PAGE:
For a quarter century, Kent Stowell and Francia Russell, artistic directors of the Pacific Northwest Ballet, stood at the summit of Seattle's cultural elite. Russell founded the company's ballet school and still travels widely as a consultant. Among his many achievements, Stowell choreographed Seattle's holiday favorite Nutcracker before stepping down three years ago. So what's he going to do for an encore? Hold that thought.
Meanwhile, the Stowell's son, Ethan, had became a self-taught chef, opening Union four years ago and Tavolata back in January with his business partner, Patric Gabre-Kidan. Then a tiny space atop Queen Anne beckoned, too small to be a restaurant, just right for an intimate wine bar. The designers of Tavolata worked their magic (stone, light woods, cork counters) and created a 10-seat bar with tables for 20 along the wall.
The name, How to Cook a Wolf (website to come), is the title of a book by food writer M.F.K. Fisher. Not exactly tripping off the tongue, but easily shortened to Wolf. Ethan himself plans to spend a couple of nights a week in the kitchen; his wife, Angela, will run the wine list; the sous-chef from Tavolata moves up the hill as chef de cuisine. That leaves dad, who's still looking for something to do. Inspirtation! Dad can be the Maitre d'.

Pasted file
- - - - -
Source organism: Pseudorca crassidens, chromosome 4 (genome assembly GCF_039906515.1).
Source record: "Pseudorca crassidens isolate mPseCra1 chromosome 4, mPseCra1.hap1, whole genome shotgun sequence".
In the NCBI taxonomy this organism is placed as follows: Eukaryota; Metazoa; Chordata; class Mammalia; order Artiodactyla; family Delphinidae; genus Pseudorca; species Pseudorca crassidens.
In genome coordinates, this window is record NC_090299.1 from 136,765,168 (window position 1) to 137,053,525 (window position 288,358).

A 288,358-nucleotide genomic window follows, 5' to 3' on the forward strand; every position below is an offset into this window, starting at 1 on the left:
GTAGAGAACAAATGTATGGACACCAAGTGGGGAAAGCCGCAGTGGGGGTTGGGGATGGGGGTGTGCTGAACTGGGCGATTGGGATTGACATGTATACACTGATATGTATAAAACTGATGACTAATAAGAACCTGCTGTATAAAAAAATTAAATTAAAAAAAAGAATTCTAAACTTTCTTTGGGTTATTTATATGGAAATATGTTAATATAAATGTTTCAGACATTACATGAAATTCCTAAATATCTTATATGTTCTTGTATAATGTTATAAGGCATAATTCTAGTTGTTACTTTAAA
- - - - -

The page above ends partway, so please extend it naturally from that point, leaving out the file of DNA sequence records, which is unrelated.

With fond memories of Tavolata's agnolotti with calf brains we tried Wolf's version, stuffed with caramelized cauliflower. Delicious, if expensive ($14 for six or seven bites). A plate of Vitello Tonnato ($13) substituted marinated chunks of tuna for tuna mayonnaise and lacked capers, no doubt an oversight.
A surprise drop-in at the informal opening last night was Enza Sorrentino, who has her own Italian trattoria a block away. The vitello tonnato? Not really, she says. The veal should be cooked, not raw; this was carpaccio. Still. "Welcome to the neighborhood," she says to Ethan and Angela. It's Queen Anne's new restaurant row, what with Vuong Loc's Portage right across the street and Orrapin Chancharu's Opal on the corner. As Wolf's doorman, Kent Stowell will have little more to consider than choreographing entrances and exits.